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The Media’s Influence on Criminal justice policy
Why are we so fascinated by crime and deviance? If the media can so successfully engage the public’s fascination, can they equally tap into – and increase – people’s fears about crime? Is the media’s interest in – some would say, obsession with – crime harmful? What exactly is the relationship between the mass media and crime?
The media serves as the primary public source of crime information. Christie argues this is so because people do not interact to the extent they once did, leading to greater social alienation. This results in an increased reliance on media for updates and news on a local and regional level. It also means reliance on the state for coping with the perceived dangers. But if the state seems to fail in handling these matters efficiently, then the public often looks upon to populist forces beyond it which promise solutions.
The commercial pressures are determining the media's contemporary treatment of crime and violence, and that the resulting coverage has played a major role in reshaping public opinion, and ultimately, criminal justice policy. The news media are not mirrors, simply reflecting events in society. Rather media content is shaped by economic and marketing considerations that frequently override traditional journalistic criteria for newsworthiness.
The exaggeration of both the nature and extent of crime in reporting enlarges the size of this problem and the public is left alarmed about public order and safety. Because the popular media is the most consumed source of information, it also serves as an excellent inflammatory agent to public opinion at crucial times when the public opinions have can sway political decisions. Sensational crime reporting remains a staple for newspapers because it is guaranteed to boost ratings, and is increasingly presented in a style formerly associated with tabloids. After all, rating mean profits and crime sells.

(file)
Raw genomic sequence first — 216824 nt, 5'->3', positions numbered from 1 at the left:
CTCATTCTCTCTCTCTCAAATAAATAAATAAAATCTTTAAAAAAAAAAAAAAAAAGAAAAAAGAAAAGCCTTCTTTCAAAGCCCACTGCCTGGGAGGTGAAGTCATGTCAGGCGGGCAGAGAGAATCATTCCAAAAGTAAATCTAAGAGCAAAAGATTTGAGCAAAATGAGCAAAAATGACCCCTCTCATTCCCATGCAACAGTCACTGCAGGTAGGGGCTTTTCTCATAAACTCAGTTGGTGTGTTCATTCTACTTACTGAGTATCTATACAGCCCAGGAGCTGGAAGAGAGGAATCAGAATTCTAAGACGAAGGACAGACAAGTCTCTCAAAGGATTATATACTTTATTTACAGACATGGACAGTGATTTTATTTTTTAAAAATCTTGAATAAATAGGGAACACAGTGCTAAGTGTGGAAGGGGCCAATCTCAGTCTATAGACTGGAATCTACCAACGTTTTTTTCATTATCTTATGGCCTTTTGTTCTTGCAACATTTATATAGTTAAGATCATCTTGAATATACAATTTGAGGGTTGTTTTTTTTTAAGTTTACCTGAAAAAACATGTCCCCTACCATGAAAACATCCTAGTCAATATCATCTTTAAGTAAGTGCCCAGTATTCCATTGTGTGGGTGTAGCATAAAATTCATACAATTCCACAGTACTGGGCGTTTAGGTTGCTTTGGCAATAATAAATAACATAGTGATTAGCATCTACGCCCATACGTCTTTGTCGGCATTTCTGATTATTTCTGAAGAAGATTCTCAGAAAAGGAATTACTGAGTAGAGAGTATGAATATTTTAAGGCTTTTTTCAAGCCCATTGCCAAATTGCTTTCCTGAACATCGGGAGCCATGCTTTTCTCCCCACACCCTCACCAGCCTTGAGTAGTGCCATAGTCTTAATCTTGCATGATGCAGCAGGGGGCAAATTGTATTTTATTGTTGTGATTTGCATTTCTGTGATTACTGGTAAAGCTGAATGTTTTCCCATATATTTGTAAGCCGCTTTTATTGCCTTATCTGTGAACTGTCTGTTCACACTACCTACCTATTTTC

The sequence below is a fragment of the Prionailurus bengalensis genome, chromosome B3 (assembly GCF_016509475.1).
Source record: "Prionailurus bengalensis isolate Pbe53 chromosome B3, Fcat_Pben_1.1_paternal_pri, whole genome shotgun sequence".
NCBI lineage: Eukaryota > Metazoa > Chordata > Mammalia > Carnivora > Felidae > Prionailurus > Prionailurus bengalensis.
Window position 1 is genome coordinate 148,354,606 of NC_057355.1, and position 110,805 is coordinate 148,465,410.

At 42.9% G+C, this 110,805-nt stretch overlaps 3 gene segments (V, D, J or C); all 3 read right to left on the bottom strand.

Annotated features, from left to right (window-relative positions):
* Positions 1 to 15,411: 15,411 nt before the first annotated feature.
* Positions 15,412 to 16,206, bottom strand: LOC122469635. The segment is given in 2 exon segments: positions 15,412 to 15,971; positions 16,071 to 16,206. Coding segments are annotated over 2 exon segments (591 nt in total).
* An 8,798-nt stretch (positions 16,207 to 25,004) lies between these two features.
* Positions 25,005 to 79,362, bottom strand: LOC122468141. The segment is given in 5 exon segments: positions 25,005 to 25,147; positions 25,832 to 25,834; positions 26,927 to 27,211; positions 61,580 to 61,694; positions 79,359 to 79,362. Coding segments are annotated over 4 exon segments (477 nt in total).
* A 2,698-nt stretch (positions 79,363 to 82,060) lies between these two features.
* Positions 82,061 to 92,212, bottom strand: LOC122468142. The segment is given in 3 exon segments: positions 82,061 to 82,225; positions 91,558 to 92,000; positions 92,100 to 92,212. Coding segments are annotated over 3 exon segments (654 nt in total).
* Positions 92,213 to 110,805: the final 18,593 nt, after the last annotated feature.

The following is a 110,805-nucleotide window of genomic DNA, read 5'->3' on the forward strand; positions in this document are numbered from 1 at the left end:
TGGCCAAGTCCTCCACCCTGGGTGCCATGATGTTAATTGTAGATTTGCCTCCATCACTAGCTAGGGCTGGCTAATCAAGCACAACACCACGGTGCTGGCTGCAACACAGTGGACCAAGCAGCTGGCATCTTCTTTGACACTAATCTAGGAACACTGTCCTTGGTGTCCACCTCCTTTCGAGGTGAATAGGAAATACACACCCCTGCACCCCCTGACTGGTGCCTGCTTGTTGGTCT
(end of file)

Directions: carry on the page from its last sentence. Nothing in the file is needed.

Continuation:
It has been observed that society has become more violent since the advent of the modern media industry. The arrival and growth of film, television and, latterly, computer technologies, have served to intensify public anxieties. Furthermore, the media while reporting a crime or covering a trial tend to focus more on the personal aspects by going into detail about the victims subjective emotional experiences, and ignoring the objective statistical data and most expert commentary. This approach reinforces common perceptions of crime and punitiveness but diminish chances to help truly inform public opinion. This is also the most compelling reason as to why many politicians prefer to write regularly for the popular media rather than the quality press.
Criminologists and media scholars have linked the media’s focus on the personal aspects of violent crime produces to an affective reaction in viewers: fear of crime. Fearful individuals opt for immediate and extreme solutions to the crime problem, causing their policy preferences to become punitive rather than preventative. Several research studies have established the link of increased fear to exposure to the news media. These studies buttress an earlier hypothesis that linked the reiteration of violent episodes in the media to the public’s exaggerated view of crime, and suggest that high television viewing may actually be the cause of excessive fear. For example, recent research found a positive correlation between frequency of television watching and fear, though only for certain program types. These studies found fear levels were heightened among viewers who watched more local news, reality, and tabloid programs, though consumption of national news and news magazines were not related to fear. Thus it can be concluded that media plays a crucial role in determining the strength of the relationship between the institutions of justice and the public perception of them.